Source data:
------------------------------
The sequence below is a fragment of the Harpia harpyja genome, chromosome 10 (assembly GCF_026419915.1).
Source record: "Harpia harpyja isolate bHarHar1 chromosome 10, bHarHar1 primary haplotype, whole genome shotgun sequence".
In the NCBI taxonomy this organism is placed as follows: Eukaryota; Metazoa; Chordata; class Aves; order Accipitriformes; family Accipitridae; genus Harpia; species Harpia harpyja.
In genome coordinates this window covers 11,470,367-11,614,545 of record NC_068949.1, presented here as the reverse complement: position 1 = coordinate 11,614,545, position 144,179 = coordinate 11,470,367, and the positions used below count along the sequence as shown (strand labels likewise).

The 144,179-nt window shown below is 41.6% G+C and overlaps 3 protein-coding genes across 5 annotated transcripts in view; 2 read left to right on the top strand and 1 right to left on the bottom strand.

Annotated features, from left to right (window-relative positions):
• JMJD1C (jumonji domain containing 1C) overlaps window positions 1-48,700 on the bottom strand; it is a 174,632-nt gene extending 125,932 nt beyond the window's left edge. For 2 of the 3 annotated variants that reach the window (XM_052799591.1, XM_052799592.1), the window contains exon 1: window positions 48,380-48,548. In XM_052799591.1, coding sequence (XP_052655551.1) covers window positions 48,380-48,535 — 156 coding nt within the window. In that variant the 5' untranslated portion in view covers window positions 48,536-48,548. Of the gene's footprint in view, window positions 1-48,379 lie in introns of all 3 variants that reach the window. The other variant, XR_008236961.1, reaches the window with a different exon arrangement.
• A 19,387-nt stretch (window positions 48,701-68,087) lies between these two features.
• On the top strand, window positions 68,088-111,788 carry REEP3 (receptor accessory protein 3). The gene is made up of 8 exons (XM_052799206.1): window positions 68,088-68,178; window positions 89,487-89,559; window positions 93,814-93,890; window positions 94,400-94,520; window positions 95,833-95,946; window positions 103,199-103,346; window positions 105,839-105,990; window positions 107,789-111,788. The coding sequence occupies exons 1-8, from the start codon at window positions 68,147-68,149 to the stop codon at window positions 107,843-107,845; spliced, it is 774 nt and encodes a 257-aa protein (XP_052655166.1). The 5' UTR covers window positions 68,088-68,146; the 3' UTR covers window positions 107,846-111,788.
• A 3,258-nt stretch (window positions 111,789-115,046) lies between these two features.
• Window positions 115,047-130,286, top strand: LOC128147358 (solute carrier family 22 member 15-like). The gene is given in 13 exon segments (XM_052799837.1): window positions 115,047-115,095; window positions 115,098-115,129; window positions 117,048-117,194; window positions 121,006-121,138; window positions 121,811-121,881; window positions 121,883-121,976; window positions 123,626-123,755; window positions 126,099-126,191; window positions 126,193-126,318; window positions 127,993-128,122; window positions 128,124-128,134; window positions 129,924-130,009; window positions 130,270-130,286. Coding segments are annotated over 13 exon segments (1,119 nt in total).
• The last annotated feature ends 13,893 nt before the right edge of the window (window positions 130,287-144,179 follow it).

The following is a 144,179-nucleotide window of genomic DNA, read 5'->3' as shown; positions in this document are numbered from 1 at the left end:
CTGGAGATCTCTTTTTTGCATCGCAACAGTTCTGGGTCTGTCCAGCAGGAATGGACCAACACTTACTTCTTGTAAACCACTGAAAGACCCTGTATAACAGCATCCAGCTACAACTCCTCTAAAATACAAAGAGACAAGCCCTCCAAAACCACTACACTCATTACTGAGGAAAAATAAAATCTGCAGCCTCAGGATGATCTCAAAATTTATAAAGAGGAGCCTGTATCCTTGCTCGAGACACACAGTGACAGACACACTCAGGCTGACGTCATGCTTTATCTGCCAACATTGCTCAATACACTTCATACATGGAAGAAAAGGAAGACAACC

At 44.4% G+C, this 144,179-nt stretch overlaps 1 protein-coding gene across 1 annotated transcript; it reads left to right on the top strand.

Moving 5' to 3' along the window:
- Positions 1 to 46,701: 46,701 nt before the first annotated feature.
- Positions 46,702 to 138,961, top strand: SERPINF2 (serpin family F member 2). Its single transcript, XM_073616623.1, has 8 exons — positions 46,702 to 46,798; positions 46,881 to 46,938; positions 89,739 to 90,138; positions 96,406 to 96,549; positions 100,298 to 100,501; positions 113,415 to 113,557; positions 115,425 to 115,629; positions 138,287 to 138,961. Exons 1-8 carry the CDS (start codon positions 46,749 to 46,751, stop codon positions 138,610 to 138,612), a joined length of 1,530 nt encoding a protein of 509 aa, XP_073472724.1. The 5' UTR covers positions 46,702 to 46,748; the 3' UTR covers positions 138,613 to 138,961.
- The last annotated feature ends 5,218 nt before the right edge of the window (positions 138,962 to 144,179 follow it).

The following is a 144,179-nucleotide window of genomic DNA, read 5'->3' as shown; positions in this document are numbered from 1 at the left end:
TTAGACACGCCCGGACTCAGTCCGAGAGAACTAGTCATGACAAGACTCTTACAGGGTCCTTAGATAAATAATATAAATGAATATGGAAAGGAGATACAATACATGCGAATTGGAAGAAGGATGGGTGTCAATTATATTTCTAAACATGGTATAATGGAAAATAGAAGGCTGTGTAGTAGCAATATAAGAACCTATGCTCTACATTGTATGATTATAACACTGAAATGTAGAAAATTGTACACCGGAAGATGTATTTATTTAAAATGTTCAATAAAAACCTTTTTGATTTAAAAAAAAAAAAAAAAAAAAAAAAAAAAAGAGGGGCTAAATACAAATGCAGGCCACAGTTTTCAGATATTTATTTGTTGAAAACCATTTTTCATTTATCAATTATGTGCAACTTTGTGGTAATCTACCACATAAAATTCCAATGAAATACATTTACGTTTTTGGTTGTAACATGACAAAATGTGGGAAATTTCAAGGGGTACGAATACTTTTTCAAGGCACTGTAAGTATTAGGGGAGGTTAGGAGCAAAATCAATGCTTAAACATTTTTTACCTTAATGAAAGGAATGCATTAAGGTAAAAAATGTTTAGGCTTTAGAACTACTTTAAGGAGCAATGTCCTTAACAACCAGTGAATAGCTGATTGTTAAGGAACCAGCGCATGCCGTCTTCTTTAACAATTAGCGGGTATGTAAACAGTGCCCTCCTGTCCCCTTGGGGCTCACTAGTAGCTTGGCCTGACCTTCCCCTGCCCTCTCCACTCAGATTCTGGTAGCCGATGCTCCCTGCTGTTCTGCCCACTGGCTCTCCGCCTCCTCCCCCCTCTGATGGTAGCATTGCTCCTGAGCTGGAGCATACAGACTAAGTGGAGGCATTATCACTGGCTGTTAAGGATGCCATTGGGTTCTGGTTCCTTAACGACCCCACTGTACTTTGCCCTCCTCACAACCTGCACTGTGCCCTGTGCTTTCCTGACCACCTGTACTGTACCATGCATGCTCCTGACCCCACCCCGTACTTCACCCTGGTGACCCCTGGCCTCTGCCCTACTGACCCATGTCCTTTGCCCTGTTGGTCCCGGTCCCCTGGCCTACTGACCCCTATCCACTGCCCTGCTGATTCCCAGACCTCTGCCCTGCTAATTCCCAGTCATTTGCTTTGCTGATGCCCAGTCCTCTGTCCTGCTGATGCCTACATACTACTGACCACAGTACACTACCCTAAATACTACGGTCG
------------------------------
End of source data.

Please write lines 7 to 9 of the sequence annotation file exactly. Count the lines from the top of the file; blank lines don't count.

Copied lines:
• JMJD1C (jumonji domain containing 1C) overlaps window positions 1-48,700 on the bottom strand; it is a 174,632-nt gene extending 125,932 nt beyond the window's left edge. For 2 of the 3 annotated variants that reach the window (XM_052799591.1, XM_052799592.1), the window contains exon 1: window positions 48,380-48,548. In XM_052799591.1, coding sequence (XP_052655551.1) covers window positions 48,380-48,535 — 156 coding nt within the window. In that variant the 5' untranslated portion in view covers window positions 48,536-48,548. Of the gene's footprint in view, window positions 1-48,379 lie in introns of all 3 variants that reach the window. The other variant, XR_008236961.1, reaches the window with a different exon arrangement.
• A 19,387-nt stretch (window positions 48,701-68,087) lies between these two features.
• On the top strand, window positions 68,088-111,788 carry REEP3 (receptor accessory protein 3). The gene is made up of 8 exons (XM_052799206.1): window positions 68,088-68,178; window positions 89,487-89,559; window positions 93,814-93,890; window positions 94,400-94,520; window positions 95,833-95,946; window positions 103,199-103,346; window positions 105,839-105,990; window positions 107,789-111,788. The coding sequence occupies exons 1-8, from the start codon at window positions 68,147-68,149 to the stop codon at window positions 107,843-107,845; spliced, it is 774 nt and encodes a 257-aa protein (XP_052655166.1). The 5' UTR covers window positions 68,088-68,146; the 3' UTR covers window positions 107,846-111,788.